Women and cancer


This page was reviewed under our medical and editorial policy by

Maurie Markman, MD, President, Medicine & Science

This page was updated on April 21, 2022.

Historically, cancer affects women less frequently than men. The National Cancer Institute estimates that one in three women will be diagnosed with cancer during her lifetime, while one in two men will receive the diagnosis. Women also tend to survive the disease more often than men.

Studies have found that these differences in incidence and outcome may be attributed to the fact that men are diagnosed with cancer more often in the first place, and to the fact that many of the lifestyle-related risk factors for cancer, such as smoking cigarettes, drinking alcohol and eating fatty foods, have traditionally been more prevalent among men.

Whatever the cause, differences exist when it comes to men and women and cancer, and they often start with anatomy.

Female cancers

Some cancers only affect women because they develop in a woman’s reproductive system, which includes the uterus, fallopian tubes, ovaries, cervix, vagina and vulva.

Gynecologic cancers include:

Although breast cancer is not a disease that only affects women, it is the most common cancer—after skin cancer—affecting women in the United States. The cancer is, in fact, 100 times more common in women than in men.

Risk factors and prevention

Several factors increase a woman’s risk of developing a gynecologic or breast cancer. Some of these factors include:

  • A family history of breast, ovarian or uterine cancer
  • Childbirth after age 30 of first child
  • Hormone replacement therapy
  • Radiation exposure, particularly at an early age
  • Genetic mutations (for example, BRCA1 and BRCA2)
  • An unhealthy weight

Preventing gynecologic or breast cancers isn’t always possible, but taking measures like eating a balanced diet, maintaining a healthy weight and engaging in regular physical activity may help.

Screening and diagnosis

Infection with human papillomavirus (HPV) accounts for around 34,000 cancers each year. HPV infection is usually linked to cancers of the cervix, vulva and vagina in women, but also to certain head and neck cancers. For this reason, most cervical cancer screenings today include Pap and HPV tests, and both girls and boys are encouraged to get the HPV vaccine starting at age 11.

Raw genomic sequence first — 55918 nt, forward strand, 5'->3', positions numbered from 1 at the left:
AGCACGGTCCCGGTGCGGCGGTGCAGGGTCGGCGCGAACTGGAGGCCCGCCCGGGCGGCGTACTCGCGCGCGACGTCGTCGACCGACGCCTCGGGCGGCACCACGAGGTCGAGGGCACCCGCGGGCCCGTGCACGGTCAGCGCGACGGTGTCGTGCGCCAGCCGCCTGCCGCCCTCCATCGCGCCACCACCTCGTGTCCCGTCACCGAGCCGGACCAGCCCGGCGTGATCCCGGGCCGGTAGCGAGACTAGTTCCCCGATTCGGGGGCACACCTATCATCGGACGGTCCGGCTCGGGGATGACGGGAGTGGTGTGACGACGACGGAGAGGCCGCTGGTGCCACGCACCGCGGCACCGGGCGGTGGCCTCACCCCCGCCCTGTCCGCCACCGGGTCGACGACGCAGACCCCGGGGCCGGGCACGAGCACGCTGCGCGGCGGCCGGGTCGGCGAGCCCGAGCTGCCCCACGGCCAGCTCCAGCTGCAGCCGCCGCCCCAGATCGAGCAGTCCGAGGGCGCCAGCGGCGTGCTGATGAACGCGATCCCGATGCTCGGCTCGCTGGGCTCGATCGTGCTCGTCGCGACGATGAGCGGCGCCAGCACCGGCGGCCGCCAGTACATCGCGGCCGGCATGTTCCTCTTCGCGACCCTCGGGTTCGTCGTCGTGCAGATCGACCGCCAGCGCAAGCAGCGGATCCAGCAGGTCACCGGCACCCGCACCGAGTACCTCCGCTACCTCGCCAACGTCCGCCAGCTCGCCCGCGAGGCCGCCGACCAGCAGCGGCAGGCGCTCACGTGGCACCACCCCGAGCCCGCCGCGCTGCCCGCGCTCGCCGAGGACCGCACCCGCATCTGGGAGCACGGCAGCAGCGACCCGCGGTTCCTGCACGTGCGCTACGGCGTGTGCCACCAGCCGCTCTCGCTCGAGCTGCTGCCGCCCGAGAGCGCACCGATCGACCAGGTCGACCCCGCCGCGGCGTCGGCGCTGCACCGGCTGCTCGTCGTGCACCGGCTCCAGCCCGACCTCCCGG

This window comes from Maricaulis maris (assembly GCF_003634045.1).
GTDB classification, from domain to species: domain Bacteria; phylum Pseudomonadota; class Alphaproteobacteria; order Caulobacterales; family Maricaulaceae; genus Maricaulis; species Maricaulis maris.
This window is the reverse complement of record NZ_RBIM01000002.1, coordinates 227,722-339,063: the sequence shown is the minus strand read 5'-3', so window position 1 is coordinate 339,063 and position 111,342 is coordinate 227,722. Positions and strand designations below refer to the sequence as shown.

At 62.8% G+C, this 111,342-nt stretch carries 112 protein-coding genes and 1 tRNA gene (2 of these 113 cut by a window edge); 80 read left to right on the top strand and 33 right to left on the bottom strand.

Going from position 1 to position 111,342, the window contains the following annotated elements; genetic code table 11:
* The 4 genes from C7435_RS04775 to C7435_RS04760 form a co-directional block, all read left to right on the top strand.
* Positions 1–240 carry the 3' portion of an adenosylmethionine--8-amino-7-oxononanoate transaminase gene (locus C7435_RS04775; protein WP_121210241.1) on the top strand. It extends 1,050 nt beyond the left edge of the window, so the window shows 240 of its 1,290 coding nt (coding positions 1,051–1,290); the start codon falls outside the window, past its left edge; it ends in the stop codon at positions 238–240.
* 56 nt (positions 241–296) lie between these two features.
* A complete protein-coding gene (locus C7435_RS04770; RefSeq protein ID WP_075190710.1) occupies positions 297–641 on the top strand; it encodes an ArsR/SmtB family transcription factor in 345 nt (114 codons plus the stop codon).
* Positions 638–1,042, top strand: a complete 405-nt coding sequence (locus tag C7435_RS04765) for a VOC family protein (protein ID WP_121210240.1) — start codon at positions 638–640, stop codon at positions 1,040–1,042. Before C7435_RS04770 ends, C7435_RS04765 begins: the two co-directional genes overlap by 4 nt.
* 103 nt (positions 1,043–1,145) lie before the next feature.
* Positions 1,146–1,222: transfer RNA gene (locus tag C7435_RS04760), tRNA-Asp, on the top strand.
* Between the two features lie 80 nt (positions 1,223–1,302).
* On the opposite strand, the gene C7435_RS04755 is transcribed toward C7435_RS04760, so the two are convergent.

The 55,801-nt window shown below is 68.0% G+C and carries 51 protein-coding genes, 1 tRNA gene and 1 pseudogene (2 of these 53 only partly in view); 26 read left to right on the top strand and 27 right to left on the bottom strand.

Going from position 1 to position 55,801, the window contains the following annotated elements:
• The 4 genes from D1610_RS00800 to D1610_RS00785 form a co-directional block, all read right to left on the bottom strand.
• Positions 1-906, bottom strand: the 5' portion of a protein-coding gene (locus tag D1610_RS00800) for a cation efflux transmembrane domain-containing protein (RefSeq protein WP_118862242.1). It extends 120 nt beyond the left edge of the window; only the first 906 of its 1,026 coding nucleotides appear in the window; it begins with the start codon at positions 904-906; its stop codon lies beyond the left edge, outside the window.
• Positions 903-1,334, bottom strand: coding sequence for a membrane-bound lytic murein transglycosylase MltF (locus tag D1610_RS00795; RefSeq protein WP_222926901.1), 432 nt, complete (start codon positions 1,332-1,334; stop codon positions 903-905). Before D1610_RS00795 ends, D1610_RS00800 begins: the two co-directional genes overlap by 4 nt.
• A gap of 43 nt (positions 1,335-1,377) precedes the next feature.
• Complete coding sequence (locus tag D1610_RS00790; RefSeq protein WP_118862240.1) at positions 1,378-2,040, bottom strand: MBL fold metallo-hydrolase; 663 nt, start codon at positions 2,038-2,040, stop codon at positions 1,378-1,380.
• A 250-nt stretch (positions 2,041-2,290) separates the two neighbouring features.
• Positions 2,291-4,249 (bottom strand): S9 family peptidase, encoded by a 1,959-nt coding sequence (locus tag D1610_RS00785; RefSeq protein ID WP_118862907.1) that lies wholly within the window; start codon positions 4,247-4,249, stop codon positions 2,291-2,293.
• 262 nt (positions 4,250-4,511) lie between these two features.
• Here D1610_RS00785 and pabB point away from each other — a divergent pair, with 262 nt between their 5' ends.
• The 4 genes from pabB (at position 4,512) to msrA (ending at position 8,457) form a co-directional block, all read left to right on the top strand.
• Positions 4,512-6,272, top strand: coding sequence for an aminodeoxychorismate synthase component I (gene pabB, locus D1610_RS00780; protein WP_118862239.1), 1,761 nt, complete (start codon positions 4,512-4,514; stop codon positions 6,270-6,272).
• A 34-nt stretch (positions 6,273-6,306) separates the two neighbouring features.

Mammography is the most common screening tool for breast cancer, but women with a high risk of the disease may be screened using an MRI.

Diagnostic tools used for gynecologic and breast cancers often include:

  • Imaging tests, like X-rays, CT scans, MRIs, PET scans and ultrasounds
  • Lab tests, like blood work and advanced genomic testing
  • Pelvic exams
  • Pap tests
  • Colposcopies
  • Biopsies

Learn more about diagnostic procedures

10 cancer symptoms women are likely to ignore

Women may not notice certain cancer symptoms, or may attribute them to other, less serious causes. But when these symptoms persist for longer than two weeks, they may be signs of cancer. Some of these often-ignored symptoms include:

  • Blood in the stool, which may be a sign of colorectal cancer
  • Changes in the skin around the breast, which can be a sign of breast cancer
  • Unusual bleeding, which may be a sign of a gynecologic cancer
  • Bloating, which may be a sign of ovarian or uterine cancer
  • Chronic coughing, which may be a sign of lung cancer or leukemia
  • Stomach pain or nausea, which may be a sign of leukemia or esophageal, liver, pancreatic or colon cancer
  • Unexplained weight loss, which may be a sign of leukemia, lymphoma or esophageal, pancreatic, liver or colorectal cancer
  • Skin changes, which may be a sign of skin cancer
  • Unexplained bruises, which may be a sign of leukemia
  • Frequent fevers or infection, which may be a sign of leukemia

Cancer side effects and women

Each woman’s experience with cancer and its treatments is different, but many treatments carry the risk of affecting a woman’s fertility. For example, surgery for a gynecologic cancer may harm reproductive tissues and cause scarring, and chemotherapy may affect the ovaries’ ability to release eggs and estrogen. Whether a woman’s fertility is affected by treatments generally depends on many factors, such as her age at the time of treatment, the length of treatment and her overall health. These issues should be discussed with her doctor.

Other side effects women commonly experience include:

  • Difficulties with sexual function, such as vaginal dryness and less energy for sex
  • Body image issues, whether from hair loss or scars from breast cancer surgery

Learn more about supportive care

Cancer treatments and women

Treatment for women with a gynecologic or breast cancer typically depends on many factors, such as the type and stage of the disease, the potential side effects, the woman’s overall health and age, and whether she plans on having children in the future. Surgery is often the first-line treatment for most gynecologic and breast cancers.

Other treatment options may include:

Reconstructive surgery either during or after breast cancer surgery may also be a treatment option for women with the disease.

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